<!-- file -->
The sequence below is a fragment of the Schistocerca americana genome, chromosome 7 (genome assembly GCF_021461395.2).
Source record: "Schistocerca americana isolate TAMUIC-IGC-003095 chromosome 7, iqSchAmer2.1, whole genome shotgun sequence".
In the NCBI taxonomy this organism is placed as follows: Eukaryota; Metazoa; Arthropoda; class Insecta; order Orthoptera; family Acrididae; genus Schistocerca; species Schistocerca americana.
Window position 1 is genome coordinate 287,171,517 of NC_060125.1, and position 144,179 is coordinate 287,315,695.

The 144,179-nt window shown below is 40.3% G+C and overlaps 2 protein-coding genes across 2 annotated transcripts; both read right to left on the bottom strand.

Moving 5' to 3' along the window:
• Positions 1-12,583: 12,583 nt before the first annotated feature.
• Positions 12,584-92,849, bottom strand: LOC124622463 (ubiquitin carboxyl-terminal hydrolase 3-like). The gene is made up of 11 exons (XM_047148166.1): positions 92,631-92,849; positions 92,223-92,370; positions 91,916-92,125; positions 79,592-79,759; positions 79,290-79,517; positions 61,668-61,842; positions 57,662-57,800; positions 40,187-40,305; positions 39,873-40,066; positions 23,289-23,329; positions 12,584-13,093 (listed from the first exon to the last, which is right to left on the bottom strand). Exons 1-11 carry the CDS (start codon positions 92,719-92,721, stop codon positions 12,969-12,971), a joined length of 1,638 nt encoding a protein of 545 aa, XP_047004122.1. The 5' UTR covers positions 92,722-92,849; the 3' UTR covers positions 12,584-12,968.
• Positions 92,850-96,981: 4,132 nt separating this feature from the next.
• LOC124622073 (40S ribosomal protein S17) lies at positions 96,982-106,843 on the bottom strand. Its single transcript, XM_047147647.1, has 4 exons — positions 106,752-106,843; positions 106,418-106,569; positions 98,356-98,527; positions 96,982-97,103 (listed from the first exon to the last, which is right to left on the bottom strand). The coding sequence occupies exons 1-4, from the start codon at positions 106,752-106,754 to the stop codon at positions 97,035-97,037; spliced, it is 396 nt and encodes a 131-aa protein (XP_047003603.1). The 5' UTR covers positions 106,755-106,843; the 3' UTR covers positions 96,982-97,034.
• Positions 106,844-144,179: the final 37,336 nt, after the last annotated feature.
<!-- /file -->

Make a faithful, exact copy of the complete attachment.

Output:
The sequence below is a fragment of the Schistocerca americana genome, chromosome 7 (genome assembly GCF_021461395.2).
Source record: "Schistocerca americana isolate TAMUIC-IGC-003095 chromosome 7, iqSchAmer2.1, whole genome shotgun sequence".
In the NCBI taxonomy this organism is placed as follows: Eukaryota; Metazoa; Arthropoda; class Insecta; order Orthoptera; family Acrididae; genus Schistocerca; species Schistocerca americana.
Window position 1 is genome coordinate 287,171,517 of NC_060125.1, and position 144,179 is coordinate 287,315,695.

The 144,179-nt window shown below is 40.3% G+C and overlaps 2 protein-coding genes across 2 annotated transcripts; both read right to left on the bottom strand.

Moving 5' to 3' along the window:
• Positions 1-12,583: 12,583 nt before the first annotated feature.
• Positions 12,584-92,849, bottom strand: LOC124622463 (ubiquitin carboxyl-terminal hydrolase 3-like). The gene is made up of 11 exons (XM_047148166.1): positions 92,631-92,849; positions 92,223-92,370; positions 91,916-92,125; positions 79,592-79,759; positions 79,290-79,517; positions 61,668-61,842; positions 57,662-57,800; positions 40,187-40,305; positions 39,873-40,066; positions 23,289-23,329; positions 12,584-13,093 (listed from the first exon to the last, which is right to left on the bottom strand). Exons 1-11 carry the CDS (start codon positions 92,719-92,721, stop codon positions 12,969-12,971), a joined length of 1,638 nt encoding a protein of 545 aa, XP_047004122.1. The 5' UTR covers positions 92,722-92,849; the 3' UTR covers positions 12,584-12,968.
• Positions 92,850-96,981: 4,132 nt separating this feature from the next.
• LOC124622073 (40S ribosomal protein S17) lies at positions 96,982-106,843 on the bottom strand. Its single transcript, XM_047147647.1, has 4 exons — positions 106,752-106,843; positions 106,418-106,569; positions 98,356-98,527; positions 96,982-97,103 (listed from the first exon to the last, which is right to left on the bottom strand). The coding sequence occupies exons 1-4, from the start codon at positions 106,752-106,754 to the stop codon at positions 97,035-97,037; spliced, it is 396 nt and encodes a 131-aa protein (XP_047003603.1). The 5' UTR covers positions 106,755-106,843; the 3' UTR covers positions 96,982-97,034.
• Positions 106,844-144,179: the final 37,336 nt, after the last annotated feature.